There may be other questions worth investigating. How do various bronchopulmonary segments’ anatomical volumes as assessed by computed tomography change between standing, sitting, supine, lateral and prone positions because anatomically total lung volumes on either side may not change significantly when the postures or positions are changed but anatomically lung lobes volumes on either side change significantly when the postures or positions are changed [31-36]? Does “Go Prone” warrant too many pillows for support when some yoga poses like Shithilaasana [37] can easily ensure awake state prone positioning without needing any pillow or support although it remains to be seen how long one can remain comfortable with “Go Prone” while awake or asleep because whether awake or asleep, most of the times humans’ brains are accustomed to turn around in various positions to avoid developing pressure sores [38]? Does the firmness of the mattress matter too [39-45] during “Go Prone” because it remains to be seen if sinking within the too-soft mattresses or if unsupported within the too-firm mattresses have any effects on ventilation-to-perfusion ratios of healthy or sick patients turning from supine to lateral to prone positions? How long can severely diseased COVID-19 patients survive on Zone-2 ventilation-to-perfusion ratios because there will be dead space ventilation in non-dependent Zone-1 whereby Zone-1 is not perfused thus no gas exchange across collapsed arteriovenous channels while dependent Zone-3 alveoli already damaged by SARS-CoV-2 make alveolar ventilation impossible turning engorged arteriovenous channels detrimental to oxygenation levels [46-55]? Do pulmonary arteriovenous malformations develop primarily on the ventral lobes/segments in the four-legged animals who walk on all fours unlike pulmonary arteriovenous malformations developing on the inferior (caudal) lobes/segments in the upright walking two-legged humans? Is diffusing capacity of lung for carbon monoxide no longer better in supine positions than in sitting and prone positions in sick patients like acute respiratory distress syndrome with SARS-CoV-2 because it seems like diffusing capacity of lung for carbon monoxide maybe better in supine positions than in sitting and prone positions at least in healthy volunteers [56-57]?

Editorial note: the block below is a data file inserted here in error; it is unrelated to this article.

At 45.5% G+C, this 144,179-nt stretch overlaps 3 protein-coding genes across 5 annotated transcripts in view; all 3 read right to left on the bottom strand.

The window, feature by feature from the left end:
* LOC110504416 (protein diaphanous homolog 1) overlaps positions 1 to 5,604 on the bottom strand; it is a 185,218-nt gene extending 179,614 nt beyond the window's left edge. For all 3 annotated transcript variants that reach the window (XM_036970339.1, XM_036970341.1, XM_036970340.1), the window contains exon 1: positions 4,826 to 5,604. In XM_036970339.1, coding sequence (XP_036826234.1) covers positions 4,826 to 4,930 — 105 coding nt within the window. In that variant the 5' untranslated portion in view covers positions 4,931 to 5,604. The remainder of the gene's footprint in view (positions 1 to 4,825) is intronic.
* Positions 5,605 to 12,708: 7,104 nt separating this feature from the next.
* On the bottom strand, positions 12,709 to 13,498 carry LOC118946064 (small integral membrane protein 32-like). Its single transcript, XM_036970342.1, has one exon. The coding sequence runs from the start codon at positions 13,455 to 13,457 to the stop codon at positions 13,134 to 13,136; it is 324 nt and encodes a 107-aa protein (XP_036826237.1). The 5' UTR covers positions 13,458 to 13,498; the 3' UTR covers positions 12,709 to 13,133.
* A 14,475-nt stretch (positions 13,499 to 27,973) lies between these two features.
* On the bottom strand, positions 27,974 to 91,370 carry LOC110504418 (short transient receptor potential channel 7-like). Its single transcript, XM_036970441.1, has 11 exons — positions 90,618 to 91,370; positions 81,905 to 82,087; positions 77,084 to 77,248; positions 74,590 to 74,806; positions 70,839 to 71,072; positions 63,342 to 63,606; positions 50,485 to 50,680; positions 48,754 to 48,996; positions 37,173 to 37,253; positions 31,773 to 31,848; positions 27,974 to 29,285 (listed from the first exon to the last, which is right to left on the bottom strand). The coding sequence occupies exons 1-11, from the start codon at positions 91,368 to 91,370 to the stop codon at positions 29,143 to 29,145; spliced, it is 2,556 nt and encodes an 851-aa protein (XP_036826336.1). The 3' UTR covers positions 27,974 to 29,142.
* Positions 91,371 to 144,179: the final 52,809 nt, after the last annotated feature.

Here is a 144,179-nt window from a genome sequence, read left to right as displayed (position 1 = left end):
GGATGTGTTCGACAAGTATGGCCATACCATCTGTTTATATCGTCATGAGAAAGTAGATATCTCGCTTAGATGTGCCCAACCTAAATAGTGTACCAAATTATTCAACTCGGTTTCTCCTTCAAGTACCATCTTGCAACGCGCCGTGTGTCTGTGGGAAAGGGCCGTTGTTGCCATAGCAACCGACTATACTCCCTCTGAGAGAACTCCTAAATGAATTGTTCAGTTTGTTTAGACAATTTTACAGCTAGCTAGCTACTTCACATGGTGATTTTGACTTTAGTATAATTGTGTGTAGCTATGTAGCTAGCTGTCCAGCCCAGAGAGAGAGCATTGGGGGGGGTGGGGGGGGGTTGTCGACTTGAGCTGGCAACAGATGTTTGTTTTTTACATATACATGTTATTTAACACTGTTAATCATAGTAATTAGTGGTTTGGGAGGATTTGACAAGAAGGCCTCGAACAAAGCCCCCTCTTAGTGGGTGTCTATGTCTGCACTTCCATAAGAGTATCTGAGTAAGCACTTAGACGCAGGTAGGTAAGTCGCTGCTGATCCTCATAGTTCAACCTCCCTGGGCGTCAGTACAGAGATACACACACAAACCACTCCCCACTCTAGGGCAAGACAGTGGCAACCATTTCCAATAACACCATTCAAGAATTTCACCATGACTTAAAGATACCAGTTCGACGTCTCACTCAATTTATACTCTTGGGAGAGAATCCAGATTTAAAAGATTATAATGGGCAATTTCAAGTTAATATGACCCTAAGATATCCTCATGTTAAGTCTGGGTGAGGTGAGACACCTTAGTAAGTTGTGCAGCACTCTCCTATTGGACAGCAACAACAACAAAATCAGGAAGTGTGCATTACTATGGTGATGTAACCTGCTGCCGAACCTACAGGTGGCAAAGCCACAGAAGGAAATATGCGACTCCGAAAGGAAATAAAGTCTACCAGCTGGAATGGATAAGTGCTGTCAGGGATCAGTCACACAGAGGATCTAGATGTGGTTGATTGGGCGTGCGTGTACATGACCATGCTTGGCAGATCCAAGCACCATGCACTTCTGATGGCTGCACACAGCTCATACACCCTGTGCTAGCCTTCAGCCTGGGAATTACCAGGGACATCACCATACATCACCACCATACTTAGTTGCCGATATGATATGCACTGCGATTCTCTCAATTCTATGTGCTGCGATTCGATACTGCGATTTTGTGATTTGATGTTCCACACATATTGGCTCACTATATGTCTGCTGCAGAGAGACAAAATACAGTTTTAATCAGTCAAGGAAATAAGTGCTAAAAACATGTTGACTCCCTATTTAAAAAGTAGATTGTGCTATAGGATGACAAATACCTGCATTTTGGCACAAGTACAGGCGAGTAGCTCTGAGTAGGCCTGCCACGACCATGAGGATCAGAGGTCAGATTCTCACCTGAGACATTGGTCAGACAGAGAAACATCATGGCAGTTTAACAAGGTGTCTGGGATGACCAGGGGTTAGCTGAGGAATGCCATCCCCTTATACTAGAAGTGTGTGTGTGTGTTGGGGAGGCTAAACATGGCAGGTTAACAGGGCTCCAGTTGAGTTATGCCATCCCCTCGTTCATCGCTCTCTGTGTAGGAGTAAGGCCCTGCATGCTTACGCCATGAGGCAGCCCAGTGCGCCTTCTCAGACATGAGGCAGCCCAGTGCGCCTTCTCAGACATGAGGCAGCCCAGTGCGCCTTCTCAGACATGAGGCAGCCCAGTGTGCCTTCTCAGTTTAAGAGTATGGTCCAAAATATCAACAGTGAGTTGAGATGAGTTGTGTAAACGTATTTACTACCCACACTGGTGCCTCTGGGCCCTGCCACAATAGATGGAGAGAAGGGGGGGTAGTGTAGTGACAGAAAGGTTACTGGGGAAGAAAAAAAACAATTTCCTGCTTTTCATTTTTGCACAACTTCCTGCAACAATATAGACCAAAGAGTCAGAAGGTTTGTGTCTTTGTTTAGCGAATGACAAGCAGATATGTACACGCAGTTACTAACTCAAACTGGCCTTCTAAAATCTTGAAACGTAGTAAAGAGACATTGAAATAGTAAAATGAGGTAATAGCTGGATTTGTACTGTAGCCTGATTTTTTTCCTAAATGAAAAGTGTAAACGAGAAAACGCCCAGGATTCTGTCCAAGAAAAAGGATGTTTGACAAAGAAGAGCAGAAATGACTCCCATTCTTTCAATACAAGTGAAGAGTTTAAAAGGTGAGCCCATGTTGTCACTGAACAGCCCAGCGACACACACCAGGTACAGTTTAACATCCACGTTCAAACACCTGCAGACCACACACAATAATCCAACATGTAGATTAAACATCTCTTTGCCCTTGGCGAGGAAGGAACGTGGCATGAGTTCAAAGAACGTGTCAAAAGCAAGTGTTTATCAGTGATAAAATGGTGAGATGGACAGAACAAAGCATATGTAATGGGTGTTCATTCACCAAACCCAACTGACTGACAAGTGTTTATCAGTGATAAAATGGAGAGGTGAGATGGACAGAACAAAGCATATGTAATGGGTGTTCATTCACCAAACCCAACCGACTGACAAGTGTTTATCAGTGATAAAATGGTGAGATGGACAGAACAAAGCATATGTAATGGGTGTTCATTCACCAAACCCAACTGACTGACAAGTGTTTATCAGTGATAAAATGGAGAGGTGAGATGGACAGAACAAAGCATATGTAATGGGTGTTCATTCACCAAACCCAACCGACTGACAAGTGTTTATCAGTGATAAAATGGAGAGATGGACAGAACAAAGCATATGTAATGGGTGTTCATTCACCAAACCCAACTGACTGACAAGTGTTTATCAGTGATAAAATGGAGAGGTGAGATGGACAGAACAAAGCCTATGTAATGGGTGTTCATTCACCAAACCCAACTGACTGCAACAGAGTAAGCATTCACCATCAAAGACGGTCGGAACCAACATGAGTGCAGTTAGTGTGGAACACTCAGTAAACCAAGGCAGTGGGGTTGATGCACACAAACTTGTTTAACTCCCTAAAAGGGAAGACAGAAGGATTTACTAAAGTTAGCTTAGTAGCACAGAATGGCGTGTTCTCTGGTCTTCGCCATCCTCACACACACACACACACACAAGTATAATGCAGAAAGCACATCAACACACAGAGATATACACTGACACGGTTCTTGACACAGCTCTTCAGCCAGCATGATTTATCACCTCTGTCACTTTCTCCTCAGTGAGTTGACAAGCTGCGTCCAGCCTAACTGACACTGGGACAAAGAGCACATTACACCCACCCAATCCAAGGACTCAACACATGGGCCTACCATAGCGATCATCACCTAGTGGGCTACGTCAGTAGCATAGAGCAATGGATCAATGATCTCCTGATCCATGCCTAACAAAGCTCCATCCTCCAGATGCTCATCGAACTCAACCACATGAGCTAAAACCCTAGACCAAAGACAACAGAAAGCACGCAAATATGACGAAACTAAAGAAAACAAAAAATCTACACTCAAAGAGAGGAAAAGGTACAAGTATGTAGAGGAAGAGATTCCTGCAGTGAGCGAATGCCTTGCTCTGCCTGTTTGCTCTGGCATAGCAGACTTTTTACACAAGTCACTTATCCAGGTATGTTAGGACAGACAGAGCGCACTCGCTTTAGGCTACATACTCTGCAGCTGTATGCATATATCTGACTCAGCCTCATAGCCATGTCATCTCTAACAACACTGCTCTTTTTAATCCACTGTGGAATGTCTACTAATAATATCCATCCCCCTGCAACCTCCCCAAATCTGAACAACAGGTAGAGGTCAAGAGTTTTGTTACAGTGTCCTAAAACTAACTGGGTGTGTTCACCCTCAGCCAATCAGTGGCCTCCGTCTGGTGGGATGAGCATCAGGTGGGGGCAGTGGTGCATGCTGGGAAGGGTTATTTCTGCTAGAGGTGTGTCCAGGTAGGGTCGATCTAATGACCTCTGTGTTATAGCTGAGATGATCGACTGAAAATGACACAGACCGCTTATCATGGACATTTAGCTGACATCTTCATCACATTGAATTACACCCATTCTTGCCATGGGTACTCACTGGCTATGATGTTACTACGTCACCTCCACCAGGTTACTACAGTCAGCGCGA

Few things to remember is that prone position is not anatomically better but only functionally better during COVID-19 pandemic because our lungs are primarily stuck in supine/sitting/standing positions all our lives whether we are healthy or sick. Therefore, overdoing the prone position (say ~40%/~60%/~80% of time) may potentially undo its functional benefits in the not-so-sick COVID-19 patients wherein overdone prone positioning may start damaging the anterior segments of lungs by compressive atelectasis thus thereafter opening pulmonary arteriovenous channels in the anterior segments to make the case for nullifying the overdone prone positioning’s effects by turning them into supine positioning. However, among the already too-sick COVID-19 patients with already damaged posterior segments of lungs, there may be better hope with prone positioning without worrying about it being overdone for these patients so as to cautiously nurture the only remaining good lobes/segments to sustain adequate ventilation-to-perfusion ratios thus allowing the damaged posterior segments time to recover so that COVID-19 patients can be back on their feet again.


The bottom-line is that it is appropriate to “Go Prone” without forgetting to rolling back into supine position at regular intervals (or any other positions/postures which can bring the radiographically-diagnosed good lobes/segments down into Zone-3) so that none of the lobes/segments ever goes too bad to recover while the innate body mechanisms fight to keep the COVID-19 fighters alive and bring them back on the road to recovery.